“This ruling is an important victory as we can now ask the court to take action, in a single lawsuit, that will benefit hundreds of American businesses and the market research analysts they sought to employ,” mentioned Leslie Okay. Dellon, workers legal professional (enterprise immigration) on the American Immigration Council. “Research shows that H-1B workers complement U.S. workers, fill employment gaps in many occupations, and expand job opportunities for all,” she added.
TOI in its version of May 19, had coated the lawsuit filed by two US firms, MadKudu Inc and Quick Fitting Inc, on behalf of themselves and all US employers who’re equally positioned.
The H-1B visa permits US employers to file visa purposes for overseas professionals to work in ‘speciality occupations’ that require at the very least a bachelors’ diploma or its equal in a selected speciality.
This lawsuit filed in a US district courtroom (Northern District of California) by the American Immigration Council, the American Immigration Lawyers Association (AILA), and the three legislation companies of Van Der Hout, Joseph & Hall and Kuck Baxter Immigration, sought to rein within the illegal adjudication apply adopted by USCIS figuring out whether or not a market analysis analyst job qualifies as a ‘specialty occupation’. The lawsuit pointed on the company’s misinterpretation of the Occupational Outlook Handbook, that profiles lots of of occupations within the native job market.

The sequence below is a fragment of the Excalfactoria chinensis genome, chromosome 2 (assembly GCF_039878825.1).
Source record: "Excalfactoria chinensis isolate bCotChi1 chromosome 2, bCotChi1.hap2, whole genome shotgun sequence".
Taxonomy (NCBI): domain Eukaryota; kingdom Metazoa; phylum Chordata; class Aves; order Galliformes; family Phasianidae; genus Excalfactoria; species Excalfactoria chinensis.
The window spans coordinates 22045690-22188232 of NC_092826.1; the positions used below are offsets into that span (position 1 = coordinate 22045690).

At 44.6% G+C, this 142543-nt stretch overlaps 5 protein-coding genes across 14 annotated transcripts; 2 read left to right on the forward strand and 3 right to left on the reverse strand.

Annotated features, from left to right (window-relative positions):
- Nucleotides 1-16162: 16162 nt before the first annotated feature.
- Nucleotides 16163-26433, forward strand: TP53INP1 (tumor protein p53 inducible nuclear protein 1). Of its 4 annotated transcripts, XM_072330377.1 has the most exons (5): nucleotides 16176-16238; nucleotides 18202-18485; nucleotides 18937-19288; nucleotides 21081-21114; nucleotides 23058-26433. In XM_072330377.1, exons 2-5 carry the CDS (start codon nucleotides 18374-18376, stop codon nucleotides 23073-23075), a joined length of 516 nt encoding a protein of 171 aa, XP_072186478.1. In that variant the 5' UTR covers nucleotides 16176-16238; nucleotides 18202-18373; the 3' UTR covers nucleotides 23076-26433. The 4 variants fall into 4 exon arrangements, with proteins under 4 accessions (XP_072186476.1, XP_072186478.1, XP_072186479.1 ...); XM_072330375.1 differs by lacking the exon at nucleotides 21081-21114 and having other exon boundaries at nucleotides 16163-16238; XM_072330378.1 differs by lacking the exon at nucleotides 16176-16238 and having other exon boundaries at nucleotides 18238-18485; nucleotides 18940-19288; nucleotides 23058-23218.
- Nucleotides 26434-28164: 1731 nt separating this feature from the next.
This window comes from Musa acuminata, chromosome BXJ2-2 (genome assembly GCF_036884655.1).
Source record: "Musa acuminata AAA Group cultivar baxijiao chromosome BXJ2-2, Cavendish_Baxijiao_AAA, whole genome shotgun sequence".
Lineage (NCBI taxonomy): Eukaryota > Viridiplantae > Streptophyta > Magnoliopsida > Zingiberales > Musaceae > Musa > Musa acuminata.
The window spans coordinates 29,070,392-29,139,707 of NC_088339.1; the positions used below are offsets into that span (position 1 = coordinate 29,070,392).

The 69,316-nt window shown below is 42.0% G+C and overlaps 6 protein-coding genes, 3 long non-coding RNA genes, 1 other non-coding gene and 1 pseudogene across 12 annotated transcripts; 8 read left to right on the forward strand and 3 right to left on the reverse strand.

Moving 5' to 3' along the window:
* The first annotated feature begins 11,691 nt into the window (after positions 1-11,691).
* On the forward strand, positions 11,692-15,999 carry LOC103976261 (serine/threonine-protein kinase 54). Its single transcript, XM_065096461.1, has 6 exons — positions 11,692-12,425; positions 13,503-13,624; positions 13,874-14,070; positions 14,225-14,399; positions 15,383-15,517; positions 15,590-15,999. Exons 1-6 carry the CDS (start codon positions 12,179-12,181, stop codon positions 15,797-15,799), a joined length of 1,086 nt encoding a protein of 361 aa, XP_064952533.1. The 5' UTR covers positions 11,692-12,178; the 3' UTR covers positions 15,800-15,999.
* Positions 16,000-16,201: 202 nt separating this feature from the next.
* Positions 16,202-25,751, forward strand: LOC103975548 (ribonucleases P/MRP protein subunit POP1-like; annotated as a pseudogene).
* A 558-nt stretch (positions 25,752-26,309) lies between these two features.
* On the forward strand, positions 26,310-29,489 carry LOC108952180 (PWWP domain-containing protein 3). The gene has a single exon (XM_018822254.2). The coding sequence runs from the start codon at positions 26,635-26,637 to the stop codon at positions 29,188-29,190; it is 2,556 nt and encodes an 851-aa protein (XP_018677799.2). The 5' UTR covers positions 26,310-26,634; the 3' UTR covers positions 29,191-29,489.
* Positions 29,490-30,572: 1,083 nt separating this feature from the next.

“While this victory opens a possibility for the complete class, I wish to acknowledge and rejoice the braveness of the named plaintiffs, and now class representatives, for stepping ahead on behalf of these equally aggrieved,” mentioned Jesse Bless, director of federal litigation at AILA.
“We are hoping that a new administration brings more sensible business immigration policy to USCIS adjudications. When you have to litigate about whether only one particular degree can lead to a variety of professional specialty occupations, you know that the government is just reaching for reasons to deny cases,” mentioned Jeff Joseph, senior associate and director of company immigration and employer compliance at Joseph & Hall.
“We are delighted that the court is holding USCIS accountable in how it adjudicates these H-1B visas. Hopefully, USCIS will learn the lesson the court is teaching it here—follow your own laws and regulations,” mentioned Charles H. Kuck, managing associate at Kuck Baxter Immigration.